Personal-Finance

How to pay without Med Aid

2017-10-24 14:11

For many South Africans, hospital cash plans and primary health care plans are an affordable way to insure against medical bills, if they cannot afford to be a member of a medical scheme.

The future of these plans is uncertain due to changes in legislation relating to “demarcation”.

These insurance policies are doing the business of a medical scheme as defined in the Medical Schemes Act (MSA), but are not adhering to the Act, for example, they are not meeting the prescribed minimum benefits or accounting methods required by the Act.

Changes to legislation on 1 April 2017 mean that these products will be subject to the MSA, however, an agreement was reached that certain products that meet specific requirements will be exempt from the MSA to allow for the development of low cost benefit options guidelines.

What this really means is that the government has acknowledged that the amount of Prescribed Minimum Benefits a scheme must cover has made medical schemes unaffordable for many South Africans.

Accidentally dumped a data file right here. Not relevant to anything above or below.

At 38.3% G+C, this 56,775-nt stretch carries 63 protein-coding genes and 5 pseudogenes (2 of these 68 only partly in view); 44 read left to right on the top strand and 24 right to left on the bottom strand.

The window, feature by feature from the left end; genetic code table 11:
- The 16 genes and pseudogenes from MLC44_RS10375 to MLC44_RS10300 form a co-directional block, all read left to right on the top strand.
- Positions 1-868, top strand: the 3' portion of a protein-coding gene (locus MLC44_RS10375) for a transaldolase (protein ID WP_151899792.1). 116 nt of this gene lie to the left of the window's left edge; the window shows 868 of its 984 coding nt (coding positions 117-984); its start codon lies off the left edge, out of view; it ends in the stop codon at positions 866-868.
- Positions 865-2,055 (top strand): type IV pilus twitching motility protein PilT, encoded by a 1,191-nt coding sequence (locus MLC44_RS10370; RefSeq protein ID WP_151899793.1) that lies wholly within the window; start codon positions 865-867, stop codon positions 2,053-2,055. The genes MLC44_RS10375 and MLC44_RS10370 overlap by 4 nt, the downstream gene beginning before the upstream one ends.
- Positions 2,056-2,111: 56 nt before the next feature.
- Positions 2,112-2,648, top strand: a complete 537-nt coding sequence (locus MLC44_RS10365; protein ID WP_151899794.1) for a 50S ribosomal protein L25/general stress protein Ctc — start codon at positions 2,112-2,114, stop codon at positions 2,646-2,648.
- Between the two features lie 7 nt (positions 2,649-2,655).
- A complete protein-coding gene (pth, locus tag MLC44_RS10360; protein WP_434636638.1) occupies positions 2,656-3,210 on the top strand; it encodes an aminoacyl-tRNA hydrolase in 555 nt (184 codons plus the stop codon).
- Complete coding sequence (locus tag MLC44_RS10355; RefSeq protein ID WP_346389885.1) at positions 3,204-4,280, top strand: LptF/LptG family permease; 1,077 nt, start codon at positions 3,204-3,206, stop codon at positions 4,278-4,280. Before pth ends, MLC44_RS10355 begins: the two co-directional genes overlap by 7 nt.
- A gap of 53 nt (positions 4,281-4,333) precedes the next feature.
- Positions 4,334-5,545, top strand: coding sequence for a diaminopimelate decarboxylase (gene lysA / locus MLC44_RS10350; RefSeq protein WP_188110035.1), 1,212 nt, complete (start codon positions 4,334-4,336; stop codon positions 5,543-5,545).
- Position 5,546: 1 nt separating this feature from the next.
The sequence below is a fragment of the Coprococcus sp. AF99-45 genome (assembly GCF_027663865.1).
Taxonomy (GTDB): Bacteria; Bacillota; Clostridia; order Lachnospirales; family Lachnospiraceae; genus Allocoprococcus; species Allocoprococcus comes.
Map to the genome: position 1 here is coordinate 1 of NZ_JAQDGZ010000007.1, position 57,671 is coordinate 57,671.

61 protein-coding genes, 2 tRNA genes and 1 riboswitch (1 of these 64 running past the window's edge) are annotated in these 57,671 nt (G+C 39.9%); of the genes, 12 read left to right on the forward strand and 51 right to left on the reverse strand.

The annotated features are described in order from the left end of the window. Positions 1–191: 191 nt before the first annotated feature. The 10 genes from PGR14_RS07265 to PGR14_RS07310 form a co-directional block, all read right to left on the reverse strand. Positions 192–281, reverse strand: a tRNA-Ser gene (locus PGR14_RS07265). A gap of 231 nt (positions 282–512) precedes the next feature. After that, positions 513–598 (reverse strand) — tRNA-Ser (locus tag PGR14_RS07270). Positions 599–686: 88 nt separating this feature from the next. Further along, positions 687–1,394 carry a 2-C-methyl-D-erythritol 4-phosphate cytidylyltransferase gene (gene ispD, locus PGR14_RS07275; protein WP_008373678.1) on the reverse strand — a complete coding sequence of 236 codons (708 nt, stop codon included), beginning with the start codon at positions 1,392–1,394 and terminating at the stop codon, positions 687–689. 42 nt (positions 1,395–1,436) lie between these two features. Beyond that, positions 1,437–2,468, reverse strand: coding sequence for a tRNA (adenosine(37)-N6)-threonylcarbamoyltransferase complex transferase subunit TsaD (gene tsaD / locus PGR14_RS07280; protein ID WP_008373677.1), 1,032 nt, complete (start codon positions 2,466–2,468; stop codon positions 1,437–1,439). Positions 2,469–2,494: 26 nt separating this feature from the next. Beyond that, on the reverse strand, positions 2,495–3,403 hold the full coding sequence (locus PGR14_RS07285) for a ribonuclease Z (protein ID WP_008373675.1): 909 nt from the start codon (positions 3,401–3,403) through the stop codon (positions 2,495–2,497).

Until these have been revised and made less onerous, allowing medical schemes to provide lower cost options, the medical insurance products cannot be removed as many South Africans would be left without affordable medical cover.

The law allows insurers to provide these products on a year-by-year basis.

Salary-based medical scheme options

Some medical schemes offer entry-level cover for low-income earners, based on salary bands.

For example, an individual earning less than R6 300 per month can receive hospital cover, chronic cover and day-to-day cover on the Momentum Ingwe network plan for R759 per month for a main member.

A spouse would pay an additional R759 per month and a child R347.

According to the GTC Medical Aid Survey 2017, the top three rated schemes for entry-level plans include Makoti Primary, Momentum Ingwe and Discovery KeyCare Access.

These are aimed at young first-time workers and many allow members access to private hospitals as well as GPs, dentists and opticians, for example.

Most plans charge based on the salary earned so, although the benefits remain the same for all members, the higher-income earners are cross-subsidising low-income earners.

For individuals who only want a hospital plan, GTC Medical Aid Survey rated Discovery, Genesis and Momentum as their top options.

These include in-hospital cover, as well as out-of-hospital cover of chronic illness and prescribed minimum benefits, as set out by the Medical Schemes Act.

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November 12 2017